Suppose someone left you an inheritance of a million dollars — with the proviso that every cent of it had to be spent on tickets for you to go watch professional wrestling matches. If you happened to be a professional wrestling fan, you would be in hog heaven.
But what if you were not? How much would that million dollars be worth to you? Certainly a lot less than a million dollars.
What if there was a clause in the will which said that you could forfeit the million dollars and instead receive a cash amount of $100,000 to spend as you pleased? Many of us would take the hundred grand without strings, even if that was only ten cents on the dollar compared to the million for watching wrestling.
In short, money with strings is worth less than money without strings — sometimes a lot less.
Many of us who receive money from Social Security or other government programs are learning the hard way the difference between money with strings and money without strings. For example, Social Security recipients have to be enrolled in Medicare, whether they want to be or not. "Universal" coverage means compulsory coverage, just with prettier political spin.
Those who are complaining about how hard it is to understand the new Medicare coverage seem not to realize that no government program voted into law by more than 500 members of Congress is going to be simple.
Everybody in Congress has his own pet notions or his own little claim to fame, and a lot of those pet notions and claims to fame have to go into the legislation, in order to get the votes needed to pass the law. The complications and restrictions are the strings attached to Medicare.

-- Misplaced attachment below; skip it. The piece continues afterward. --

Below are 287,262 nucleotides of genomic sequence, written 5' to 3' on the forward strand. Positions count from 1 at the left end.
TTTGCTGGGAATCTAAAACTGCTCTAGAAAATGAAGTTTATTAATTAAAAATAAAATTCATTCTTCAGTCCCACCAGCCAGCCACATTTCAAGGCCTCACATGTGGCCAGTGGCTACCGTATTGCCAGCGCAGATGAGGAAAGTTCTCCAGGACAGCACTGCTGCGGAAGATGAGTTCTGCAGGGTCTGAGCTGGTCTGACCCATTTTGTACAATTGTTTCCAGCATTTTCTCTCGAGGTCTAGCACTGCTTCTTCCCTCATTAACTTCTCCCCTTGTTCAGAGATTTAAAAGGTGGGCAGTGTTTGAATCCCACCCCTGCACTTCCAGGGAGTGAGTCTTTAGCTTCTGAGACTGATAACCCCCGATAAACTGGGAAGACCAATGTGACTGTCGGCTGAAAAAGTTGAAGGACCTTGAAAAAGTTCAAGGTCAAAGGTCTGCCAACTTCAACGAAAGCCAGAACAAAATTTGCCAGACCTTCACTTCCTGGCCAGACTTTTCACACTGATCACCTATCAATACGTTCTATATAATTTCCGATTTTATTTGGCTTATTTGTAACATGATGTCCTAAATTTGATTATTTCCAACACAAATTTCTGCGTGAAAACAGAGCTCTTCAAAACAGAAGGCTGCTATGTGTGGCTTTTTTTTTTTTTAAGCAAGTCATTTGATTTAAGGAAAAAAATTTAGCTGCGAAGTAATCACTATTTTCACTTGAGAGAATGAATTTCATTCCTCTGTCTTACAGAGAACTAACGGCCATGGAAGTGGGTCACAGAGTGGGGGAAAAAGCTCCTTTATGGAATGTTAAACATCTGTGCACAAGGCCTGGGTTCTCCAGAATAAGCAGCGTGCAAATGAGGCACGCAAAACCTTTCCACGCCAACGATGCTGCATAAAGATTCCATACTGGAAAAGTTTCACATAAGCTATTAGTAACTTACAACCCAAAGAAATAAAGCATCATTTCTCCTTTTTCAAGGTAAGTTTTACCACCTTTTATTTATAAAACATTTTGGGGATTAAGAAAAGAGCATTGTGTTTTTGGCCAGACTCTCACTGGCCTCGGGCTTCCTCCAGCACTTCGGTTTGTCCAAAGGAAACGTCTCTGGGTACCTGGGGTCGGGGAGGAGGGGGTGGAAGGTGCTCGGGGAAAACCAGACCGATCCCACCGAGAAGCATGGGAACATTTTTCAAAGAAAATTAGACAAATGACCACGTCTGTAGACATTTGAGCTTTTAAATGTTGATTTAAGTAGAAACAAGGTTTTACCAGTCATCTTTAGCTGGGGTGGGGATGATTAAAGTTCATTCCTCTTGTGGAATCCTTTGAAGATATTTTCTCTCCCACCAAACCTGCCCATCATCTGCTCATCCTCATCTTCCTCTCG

People who think that they are getting something for nothing, by having government provide what they would otherwise have to buy in the private market, are not only kidding themselves by ignoring the taxes that government has to take from them in order to give them the appearance of something for nothing. They are also ignoring the strings that are going to be attached to their own money when it comes back to them in government benefits.
That is not even counting the fact that government programs are usually less efficient than similar services provided by private enterprises.
Compare the service you get at the Department of Motor Vehicles with the service you get at Triple-A. No one who belongs to the American Automobile Association is likely to go to the DMV for a service that is also available through Triple-A.
Yet the illusion of something for nothing has kept the welfare state going — and expanding. If there is something for sale in the marketplace for ten dollars and you would not pay more than five dollars for it, some politician can always offer to get it for you free — as a newly discovered "basic right," or at least at a "reasonable" or "affordable" price.
Suppose that the "reasonable" or "affordable" price is three dollars. How do you suppose the government can produce something for three dollars that private industry cannot produce for less than ten dollars? Greater efficiency in government? Give me a break!
The fact that you pay only three dollars at the cash register means nothing. If it costs the government twelve dollars to produce and distribute what you are getting for three dollars, then the government is going to have to get another nine dollars in taxes to cover the difference.
One way or another, you are going to end up paying twelve dollars for something you were unwilling to buy for ten dollars or even six dollars. But so long as you think you are getting something for nothing, the politicians’ shell game has worked and the welfare state can continue to expand.
The baby boomers, who are beginning to turn sixty, are unlikely to get back all the money they paid into Social Security, with or without strings. The illusion that Social Security can provide pensions more cheaply than a private annuity or other retirement plan is the grand something-for-nothing political triumph.
The baby boomers are going to pay the price big time.
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